ESTHER : Chen_2006_Proc.Natl.Acad.Sci.U.S.A_103_5977
PubMedSearch : Chen_2006_Proc.Natl.Acad.Sci.U.S.A_103_5977
PubMedID: 16585510
Gene_locus related to this paper: ecoli-Aes , ecoli-rutD , ecoli-bioh , ecoli-C0410 , ecoli-C2429 , ecoli-C2451 , ecoli-C4836 , ecoli-dlhh , ecoli-entf , ecoli-fes , ecoli-IROD , ecoli-IROE , ecoli-pldb , ecoli-ptrb , ecoli-yafa , ecoli-yaim , ecoli-ybff , ecoli-ycfp , ecoli-ycjy , ecoli-yeiG , ecoli-YFBB , ecoli-yghX , ecoli-yhet , ecoli-yiel , ecoli-yjfp , ecoli-YNBC , ecoli-ypfh , ecoli-ypt1 , ecoli-yqia , ecoli-YfhR , ecout-q1r7l6 , yerpe-YBTT

Title : Generation and annotation of the DNA sequences of human chromosomes 2 and 4 - Hillier_2005_Nature_434_724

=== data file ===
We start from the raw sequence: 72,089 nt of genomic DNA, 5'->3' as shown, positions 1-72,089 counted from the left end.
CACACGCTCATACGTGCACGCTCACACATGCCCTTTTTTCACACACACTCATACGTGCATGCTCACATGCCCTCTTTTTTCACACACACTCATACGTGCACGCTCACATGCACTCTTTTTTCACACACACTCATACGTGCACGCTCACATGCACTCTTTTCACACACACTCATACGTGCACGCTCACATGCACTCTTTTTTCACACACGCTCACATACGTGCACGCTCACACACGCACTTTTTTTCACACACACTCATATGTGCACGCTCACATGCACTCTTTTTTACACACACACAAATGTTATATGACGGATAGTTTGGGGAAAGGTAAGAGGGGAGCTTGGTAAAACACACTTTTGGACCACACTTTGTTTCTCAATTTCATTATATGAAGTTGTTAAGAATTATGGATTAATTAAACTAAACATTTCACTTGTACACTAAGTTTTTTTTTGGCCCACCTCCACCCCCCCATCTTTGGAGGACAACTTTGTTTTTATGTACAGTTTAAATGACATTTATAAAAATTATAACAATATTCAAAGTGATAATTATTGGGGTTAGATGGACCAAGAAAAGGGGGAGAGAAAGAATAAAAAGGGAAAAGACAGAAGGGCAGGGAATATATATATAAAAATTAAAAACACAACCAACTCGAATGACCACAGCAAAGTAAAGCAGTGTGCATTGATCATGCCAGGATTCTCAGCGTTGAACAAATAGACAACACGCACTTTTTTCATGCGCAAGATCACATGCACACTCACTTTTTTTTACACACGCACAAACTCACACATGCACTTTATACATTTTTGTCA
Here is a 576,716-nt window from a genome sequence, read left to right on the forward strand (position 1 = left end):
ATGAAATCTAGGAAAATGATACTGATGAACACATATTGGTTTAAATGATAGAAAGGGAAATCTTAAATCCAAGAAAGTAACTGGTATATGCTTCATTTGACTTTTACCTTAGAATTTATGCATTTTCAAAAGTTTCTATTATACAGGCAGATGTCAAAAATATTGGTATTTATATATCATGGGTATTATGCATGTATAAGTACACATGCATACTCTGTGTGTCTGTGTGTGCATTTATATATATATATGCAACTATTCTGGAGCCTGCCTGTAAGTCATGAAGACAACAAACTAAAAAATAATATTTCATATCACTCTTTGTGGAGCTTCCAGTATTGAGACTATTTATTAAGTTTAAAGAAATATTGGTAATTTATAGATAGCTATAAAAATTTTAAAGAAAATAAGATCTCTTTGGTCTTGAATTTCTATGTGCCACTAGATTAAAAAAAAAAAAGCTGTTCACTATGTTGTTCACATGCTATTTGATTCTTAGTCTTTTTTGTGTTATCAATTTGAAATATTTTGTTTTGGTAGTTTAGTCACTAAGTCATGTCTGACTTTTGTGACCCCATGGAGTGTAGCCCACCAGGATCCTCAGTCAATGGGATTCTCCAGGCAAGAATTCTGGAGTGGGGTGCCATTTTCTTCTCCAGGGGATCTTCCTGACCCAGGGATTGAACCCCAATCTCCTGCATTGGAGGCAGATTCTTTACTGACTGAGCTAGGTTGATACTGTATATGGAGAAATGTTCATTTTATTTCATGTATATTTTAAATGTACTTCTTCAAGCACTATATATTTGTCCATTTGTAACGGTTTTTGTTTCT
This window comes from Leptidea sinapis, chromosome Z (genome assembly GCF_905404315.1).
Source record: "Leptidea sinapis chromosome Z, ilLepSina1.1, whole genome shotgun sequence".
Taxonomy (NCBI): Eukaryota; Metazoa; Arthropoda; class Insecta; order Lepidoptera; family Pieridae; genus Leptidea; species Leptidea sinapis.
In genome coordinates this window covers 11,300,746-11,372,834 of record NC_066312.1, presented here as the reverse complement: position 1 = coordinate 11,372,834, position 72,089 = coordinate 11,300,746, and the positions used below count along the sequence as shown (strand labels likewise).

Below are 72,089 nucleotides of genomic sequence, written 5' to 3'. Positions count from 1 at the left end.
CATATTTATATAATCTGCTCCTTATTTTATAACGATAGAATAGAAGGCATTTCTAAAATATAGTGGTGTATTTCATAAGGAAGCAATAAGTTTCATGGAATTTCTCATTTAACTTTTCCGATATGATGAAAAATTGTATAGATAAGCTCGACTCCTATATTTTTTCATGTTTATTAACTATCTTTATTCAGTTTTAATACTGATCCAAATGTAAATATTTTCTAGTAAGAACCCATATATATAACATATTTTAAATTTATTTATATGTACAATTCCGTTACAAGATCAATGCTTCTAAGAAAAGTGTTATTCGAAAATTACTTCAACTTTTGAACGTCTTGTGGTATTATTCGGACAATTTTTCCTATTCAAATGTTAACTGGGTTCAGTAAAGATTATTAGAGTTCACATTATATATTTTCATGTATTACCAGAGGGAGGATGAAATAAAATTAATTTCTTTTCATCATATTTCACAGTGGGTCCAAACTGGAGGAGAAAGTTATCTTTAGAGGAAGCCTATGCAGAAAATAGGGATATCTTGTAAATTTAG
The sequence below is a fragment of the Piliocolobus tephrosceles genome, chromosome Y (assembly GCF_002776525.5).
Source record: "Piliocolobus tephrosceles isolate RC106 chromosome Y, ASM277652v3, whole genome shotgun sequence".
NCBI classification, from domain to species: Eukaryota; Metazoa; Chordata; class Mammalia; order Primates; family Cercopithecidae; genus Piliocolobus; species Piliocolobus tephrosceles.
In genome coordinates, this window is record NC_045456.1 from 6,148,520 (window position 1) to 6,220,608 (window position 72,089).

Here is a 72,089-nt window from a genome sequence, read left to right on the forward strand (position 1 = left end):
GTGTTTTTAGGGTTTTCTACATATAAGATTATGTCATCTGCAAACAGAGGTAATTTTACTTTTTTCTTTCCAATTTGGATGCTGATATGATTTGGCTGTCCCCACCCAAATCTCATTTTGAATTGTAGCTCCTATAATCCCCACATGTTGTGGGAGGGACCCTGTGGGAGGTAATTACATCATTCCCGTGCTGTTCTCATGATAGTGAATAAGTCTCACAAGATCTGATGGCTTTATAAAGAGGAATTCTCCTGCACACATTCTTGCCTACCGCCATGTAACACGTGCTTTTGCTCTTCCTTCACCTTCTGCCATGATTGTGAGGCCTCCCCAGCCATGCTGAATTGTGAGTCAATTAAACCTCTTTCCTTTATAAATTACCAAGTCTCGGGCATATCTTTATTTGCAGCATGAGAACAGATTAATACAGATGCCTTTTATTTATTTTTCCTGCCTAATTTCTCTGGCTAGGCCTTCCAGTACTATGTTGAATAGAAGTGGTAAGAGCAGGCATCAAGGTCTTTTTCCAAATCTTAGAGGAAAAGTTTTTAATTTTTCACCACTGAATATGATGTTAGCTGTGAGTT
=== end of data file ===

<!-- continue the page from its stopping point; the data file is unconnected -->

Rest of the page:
Author(s) : Hillier LW , Graves TA , Fulton RS , Fulton LA , Pepin KH , Minx P , Wagner-McPherson C , Layman D , Wylie K , Sekhon M , Becker MC , Fewell GA , Delehaunty KD , Miner TL , Nash WE , Kremitzki C , Oddy L , Du H , Sun H , Bradshaw-Cordum H , Ali J , Carter J , Cordes M , Harris A , Isak A , Van Brunt A , Nguyen C , Du F , Courtney L , Kalicki J , Ozersky P , Abbott S , Armstrong J , Belter EA , Caruso L , Cedroni M , Cotton M , Davidson T , Desai A , Elliott G , Erb T , Fronick C , Gaige T , Haakenson W , Haglund K , Holmes A , Harkins R , Kim K , Kruchowski SS , Strong CM , Grewal N , Goyea E , Hou S , Levy A , Martinka S , Mead K , McLellan MD , Meyer R , Randall-Maher J , Tomlinson C , Dauphin-Kohlberg S , Kozlowicz-Reilly A , Shah N , Swearengen-Shahid S , Snider J , Strong JT , Thompson J , Yoakum M , Leonard S , Pearman C , Trani L , Radionenko M , Waligorski JE , Wang C , Rock SM , Tin-Wollam AM , Maupin R , Latreille P , Wendl MC , Yang SP , Pohl C , Wallis JW , Spieth J , Bieri TA , Berkowicz N , Nelson JO , Osborne J , Ding L , Sabo A , Shotland Y , Sinha P , Wohldmann PE , Cook LL , Hickenbotham MT , Eldred J , Williams D , Jones TA , She X , Ciccarelli FD , Izaurralde E , Taylor J , Schmutz J , Myers RM , Cox DR , Huang X , McPherson JD , Mardis ER , Clifton SW , Warren WC , Chinwalla AT , Eddy SR , Marra MA , Ovcharenko I , Furey TS , Miller W , Eichler EE , Bork P , Suyama M , Torrents D , Waterston RH , Wilson RK